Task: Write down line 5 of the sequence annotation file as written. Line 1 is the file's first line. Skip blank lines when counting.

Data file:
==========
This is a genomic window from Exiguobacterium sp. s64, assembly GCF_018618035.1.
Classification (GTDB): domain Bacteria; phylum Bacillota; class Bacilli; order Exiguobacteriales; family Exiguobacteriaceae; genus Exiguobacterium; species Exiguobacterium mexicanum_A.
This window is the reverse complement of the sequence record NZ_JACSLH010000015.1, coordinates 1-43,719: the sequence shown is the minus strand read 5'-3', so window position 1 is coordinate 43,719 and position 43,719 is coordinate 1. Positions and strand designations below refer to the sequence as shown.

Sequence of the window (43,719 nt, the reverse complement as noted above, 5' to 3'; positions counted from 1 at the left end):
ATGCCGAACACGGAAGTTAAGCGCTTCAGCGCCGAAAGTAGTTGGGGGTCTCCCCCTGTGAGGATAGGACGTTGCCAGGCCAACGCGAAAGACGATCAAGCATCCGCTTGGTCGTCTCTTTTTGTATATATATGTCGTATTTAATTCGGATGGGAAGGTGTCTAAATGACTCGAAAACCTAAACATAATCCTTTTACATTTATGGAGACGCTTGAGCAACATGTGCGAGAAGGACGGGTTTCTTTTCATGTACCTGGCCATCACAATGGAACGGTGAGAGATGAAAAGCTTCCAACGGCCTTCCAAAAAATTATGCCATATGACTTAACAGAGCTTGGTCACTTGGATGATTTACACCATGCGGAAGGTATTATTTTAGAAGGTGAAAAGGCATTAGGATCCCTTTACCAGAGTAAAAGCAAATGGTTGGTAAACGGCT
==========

ATGCCGAACACGGAAGTTAAGCGCTTCAGCGCCGAAAGTAGTTGGGGGTCTCCCCCTGTGAGGATAGGACGTTGCCAGGCCAACGCGAAAGACGATCAAGCATCCGCTTGGTCGTCTCTTTTTGTATATATATGTCGTATTTAATTCGGATGGGAAGGTGTCTAAATGACTCGAAAACCTAAACATAATCCTTTTACATTTATGGAGACGCTTGAGCAACATGTGCGAGAAGGACGGGTTTCTTTTCATGTACCTGGCCATCACAATGGAACGGTGAGAGATGAAAAGCTTCCAACGGCCTTCCAAAAAATTATGCCATATGACTTAACAGAGCTTGGTCACTTGGATGATTTACACCATGCGGAAGGTATTATTTTAGAAGGTGAAAAGGCATTAGGATCCCTTTACCAGAGTAAAAGCAAATGGTTGGTAAACGGCT